• Natural sugars, honey, molasses, fruits
  • Plenty of fluids (water, herbal teas etc.)

Avoid

  • High fat dairy (cheese, milk chocolate, and ice cream)
  • Processed foods or “damaged fats" such as deep-fried, margarine, hydrogenated vegetables
  • Artificial sweeteners
  • Caffeine
  • Alcohol
2. Strengthen Your Immune System

People with chronic fatigue are oftentimes mineral deficient; meaning, many of the nutrients needed to protect the mitochondria and boost the Krebs cycle are lacking.

Possible signs of mineral deficiency include fatigue, low blood sugar, cravings, muscle spasms and dizziness.

Add These Minerals

Magnesium

Magnesium is the most abundant mineral in the body and one of the most beneficial minerals for our immune systems. It can regulate gut bacteria, improve muscle and nerve function, help control inflammation, help reduce blood pressure, assist in fighting harmful toxins in the body, reduce anxiety and stress, improve sleep and most importantly, improve daily energy levels. Foods that are high in magnesium are:

  1. Cacao Powder
  2. Nuts (e.g. Almonds, Brazil Nuts, Cashews)
  3. Seeds (Sunflower, Flaxseeds, Pumpkin, Sesame etc.)
  4. Beans (Lentils and Beans)
  5. Bananas
  6. Tofu
  7. Whole Grains (Brown Rice, Oatmeal, Quinoa)
  8. Broccoli
  9. Fish (e.g. Mackerel)
  10. Avocado

Selenium

Selenium is a trace mineral that works with vitamin E to help prevent oxidative damage in the cells. It also works in conjunction with iodine to regulate metabolism. Foods that are high in selenium are:

  1. Brazil Nuts
  2. Fish (Yellowfin Tuna, Salmon, Halibut, cooked)
  3. Other Seafood (Oysters, Shrimp, Crabs & Sardines, canned)
  4. Lean Meats (Grass Fed Beef, Turkey, Chicken, Pork)
  5. Eggs
  6. Spinach
  7. Cheese
  8. Mushrooms
  9. Oats
  10. Wheat

Boron

Boron is another trace mineral which is underutilized in optimizing our health. It assists with low concentration, poor memory, and weak muscles. It assists in building healthy bones and regulating cell health by increasing the body's ability to absorb calcium and magnesium. Foods that are high in boron are:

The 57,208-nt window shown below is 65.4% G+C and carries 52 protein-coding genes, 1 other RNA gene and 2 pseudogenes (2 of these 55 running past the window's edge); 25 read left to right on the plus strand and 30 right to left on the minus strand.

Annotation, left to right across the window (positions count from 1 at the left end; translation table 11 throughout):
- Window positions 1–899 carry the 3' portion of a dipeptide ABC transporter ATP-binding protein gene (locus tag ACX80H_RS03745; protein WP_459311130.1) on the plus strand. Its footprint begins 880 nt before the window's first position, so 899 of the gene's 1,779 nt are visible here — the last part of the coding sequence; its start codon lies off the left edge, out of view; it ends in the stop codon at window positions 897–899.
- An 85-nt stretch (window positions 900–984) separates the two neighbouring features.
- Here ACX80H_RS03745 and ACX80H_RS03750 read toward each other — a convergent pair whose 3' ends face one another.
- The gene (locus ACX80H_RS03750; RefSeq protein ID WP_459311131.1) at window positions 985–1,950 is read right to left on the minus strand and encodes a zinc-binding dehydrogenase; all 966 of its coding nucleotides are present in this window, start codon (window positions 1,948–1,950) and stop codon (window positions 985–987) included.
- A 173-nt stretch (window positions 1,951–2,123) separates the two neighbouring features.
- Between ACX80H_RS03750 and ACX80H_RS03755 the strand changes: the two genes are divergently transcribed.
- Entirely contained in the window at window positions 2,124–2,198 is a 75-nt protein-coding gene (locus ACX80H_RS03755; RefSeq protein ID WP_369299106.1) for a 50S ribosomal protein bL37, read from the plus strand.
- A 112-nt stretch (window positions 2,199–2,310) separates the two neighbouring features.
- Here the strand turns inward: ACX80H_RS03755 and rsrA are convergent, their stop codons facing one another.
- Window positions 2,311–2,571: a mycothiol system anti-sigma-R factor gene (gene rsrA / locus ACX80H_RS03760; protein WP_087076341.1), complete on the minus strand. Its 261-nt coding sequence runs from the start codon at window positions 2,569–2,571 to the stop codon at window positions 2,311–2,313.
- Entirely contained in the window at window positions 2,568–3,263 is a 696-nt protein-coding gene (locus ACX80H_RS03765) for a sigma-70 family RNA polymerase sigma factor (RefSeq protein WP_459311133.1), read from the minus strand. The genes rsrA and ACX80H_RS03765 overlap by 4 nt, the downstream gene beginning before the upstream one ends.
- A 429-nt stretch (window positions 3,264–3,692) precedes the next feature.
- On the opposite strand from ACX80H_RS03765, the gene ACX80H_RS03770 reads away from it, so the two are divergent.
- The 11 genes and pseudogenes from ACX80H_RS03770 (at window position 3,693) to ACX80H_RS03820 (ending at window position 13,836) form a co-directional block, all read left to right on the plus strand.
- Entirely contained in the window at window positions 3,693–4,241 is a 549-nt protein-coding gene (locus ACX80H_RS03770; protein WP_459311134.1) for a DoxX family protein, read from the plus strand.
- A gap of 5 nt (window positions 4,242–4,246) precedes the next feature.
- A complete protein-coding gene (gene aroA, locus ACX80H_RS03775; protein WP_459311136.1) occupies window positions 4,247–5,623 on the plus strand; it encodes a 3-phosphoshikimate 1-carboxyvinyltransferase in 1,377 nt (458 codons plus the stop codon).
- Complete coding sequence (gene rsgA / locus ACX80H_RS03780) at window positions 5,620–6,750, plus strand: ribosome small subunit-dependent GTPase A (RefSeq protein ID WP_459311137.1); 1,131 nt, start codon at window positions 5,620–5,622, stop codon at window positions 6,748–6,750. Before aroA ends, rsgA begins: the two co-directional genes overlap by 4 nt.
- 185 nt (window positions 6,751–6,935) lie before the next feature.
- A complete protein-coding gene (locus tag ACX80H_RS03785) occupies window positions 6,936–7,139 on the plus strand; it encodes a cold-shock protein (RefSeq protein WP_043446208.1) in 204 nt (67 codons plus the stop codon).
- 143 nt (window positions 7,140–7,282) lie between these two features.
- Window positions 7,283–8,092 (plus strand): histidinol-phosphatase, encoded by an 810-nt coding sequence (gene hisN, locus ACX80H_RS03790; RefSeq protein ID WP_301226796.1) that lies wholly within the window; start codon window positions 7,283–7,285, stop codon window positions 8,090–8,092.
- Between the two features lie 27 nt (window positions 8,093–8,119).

1. Raisins, Prunes, Dates
  2. Nuts (Almonds, Cashews, Brazil Nuts, Hazelnuts)
  3. Avocados
  4. Dried Apricots
  5. Peanut Butter
  6. Beans (Red Kidney, Lentils, Chickpeas)

Chromium

Chromium works with insulin to help transport glucose through the cell membrane into the cell when it is needed for energy. It also helps turn fats, carbohydrates and protein into energy. Foods that are high in chromium are:

  1. Brewer's Yeast
  2. Broccoli
  3. Free Range Eggs
  4. Sweet Potato
  5. Oats
  6. Grain Fed Beef
3. Boost Energy

Your cells are the foundation of your health. The foods you eat are also the foods your cells consume. By eating nutrient-dense foods, you provide your cells with the support they need to keep your entire body healthy. Start stocking your fridge with some of these amazingly nutritious foods known to support proper cellular health.

Vegetables

Cruciferous Vegetables

Brussels sprouts, cauliflower, broccoli, bok choy, collard greens, kale, red and green cabbage, chard, turnip greens, arugula, mustard greens, savoy cabbage, Chinese cabbage, rapini, watercress, radish, horseradish, turnip, rutabaga, wasabi and Oriental radish

Leafy Green Vegetables

Kale, collard greens, turnip greens, swiss chard, spinach, mustard greens, broccoli, rapini (broccoli rabe), red and green leaf and romaine lettuce, cabbage, bok choy and watercress.

Tomatoes (Cooked)

Cooking tomatoes in olive oil is a great way to combine lycopene with omega-3 fatty acids.

Purple Potatoes